• Types of stressors, physical effects of stress, personality & stress.
  6. Emotions
    • Homeostasis, eating disorders, physiological responses to emotions, theories of emotion.
  7. Consciousness
    • Degrees of consciousness, awareness & attention, altered states of consciousness.

Each lesson culminates in an assignment which is submitted to the school, marked by the school's tutors and returned to you with any relevant suggestions, comments, and if necessary, extra reading.

 Neuropsychology
 

There are 10 lessons in this course:

  1. Foundations of Neuropsychology
    • What is neuropsychology?
    • The Information Processing Approach
    • Studying the human mind
    • Techniques used
    • Brain scans
    • Animal studies
    • Methods of investigating the brain
    • Psychological tests
    • Stroop test.
  2. Neurophysiology
    • Neurons
    • Parts of a neuron
    • Neurotransmitters
    • Effects of neurotransmitters
    • Neurotransmitters and their effects
    • Endorphins
    • Disorders associated with neurotransmitters
    • Glia cells
    • Schwann cells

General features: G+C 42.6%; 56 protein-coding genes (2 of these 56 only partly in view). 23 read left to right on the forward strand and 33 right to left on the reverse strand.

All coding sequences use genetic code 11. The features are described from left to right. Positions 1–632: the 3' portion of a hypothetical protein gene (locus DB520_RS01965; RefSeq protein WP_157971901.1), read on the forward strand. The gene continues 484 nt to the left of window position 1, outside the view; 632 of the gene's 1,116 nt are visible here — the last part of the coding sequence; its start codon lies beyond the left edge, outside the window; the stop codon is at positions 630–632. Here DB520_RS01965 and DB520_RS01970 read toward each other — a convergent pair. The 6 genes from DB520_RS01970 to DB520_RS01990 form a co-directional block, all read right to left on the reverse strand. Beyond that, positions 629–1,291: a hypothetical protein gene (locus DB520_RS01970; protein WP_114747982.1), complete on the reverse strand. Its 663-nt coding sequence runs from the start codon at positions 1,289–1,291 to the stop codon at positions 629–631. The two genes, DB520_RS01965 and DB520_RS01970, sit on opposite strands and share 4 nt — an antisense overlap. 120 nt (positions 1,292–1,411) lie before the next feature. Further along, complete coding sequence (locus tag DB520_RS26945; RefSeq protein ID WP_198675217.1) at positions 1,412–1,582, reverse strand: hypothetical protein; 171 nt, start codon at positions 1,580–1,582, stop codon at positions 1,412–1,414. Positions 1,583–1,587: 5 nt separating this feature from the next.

• Nerve impulse
    • Synaptic transmission
    • Nerve impulse
    • Neuromuscular transmission.
  3. Neuroanatomy
    • The nervous system
    • Parts of the central nervous system
    • The brain
    • The spinal cord
    • Spinal nerves
    • Blood brain barrier
    • Peripheral nervous system
    • Autonomic nervous system
    • Sensory somatic nervous system
    • Spinal nerves
    • Cranial nerves
    • How the nervous system works (a summary)
    • Problems with brain functioning
    • Cerebral palsy
    • Brain tumours
    • Injuries to the head
    • Epilepsy
    • Headaches
    • Mental illness
    • Meningitis and encephalitis.
  4. Laterality and Callosal Syndromes
    • Brain lateralisation
    • Left handedness
    • Cognitive neuropsychology
    • Callosal syndrome
    • Complete severance
    • Split brain
    • Complete severance
    • Split brain syndrome
    • Lobotomy
    • Psychosurgery
    • Dual brain theory
  5. Cognition, Personality and Emotion
    • Brain damage
    • Emotion and moods
    • Phineas Gage
    • Brain damage and emotion
    • Frontal lobe
    • Higher level functioning
    • The Limbic system
    • Neurotransmitters
    • Neuropsychology
    • Emotions research.
  6. Perception Disorders
    • Hemispatial neglect
    • Causes of hemispatial neglect
    • Auditory perceptual disorder
    • Agnosia
    • Visual agnosia
    • Types of visual agnosia
    • Prosopagnosia
    • Simultanagnosia
    • Optic aphasia
    • Hallucinogen persisting perception disorder.
  7. Motor Disorders
    • Parkinson’s Disease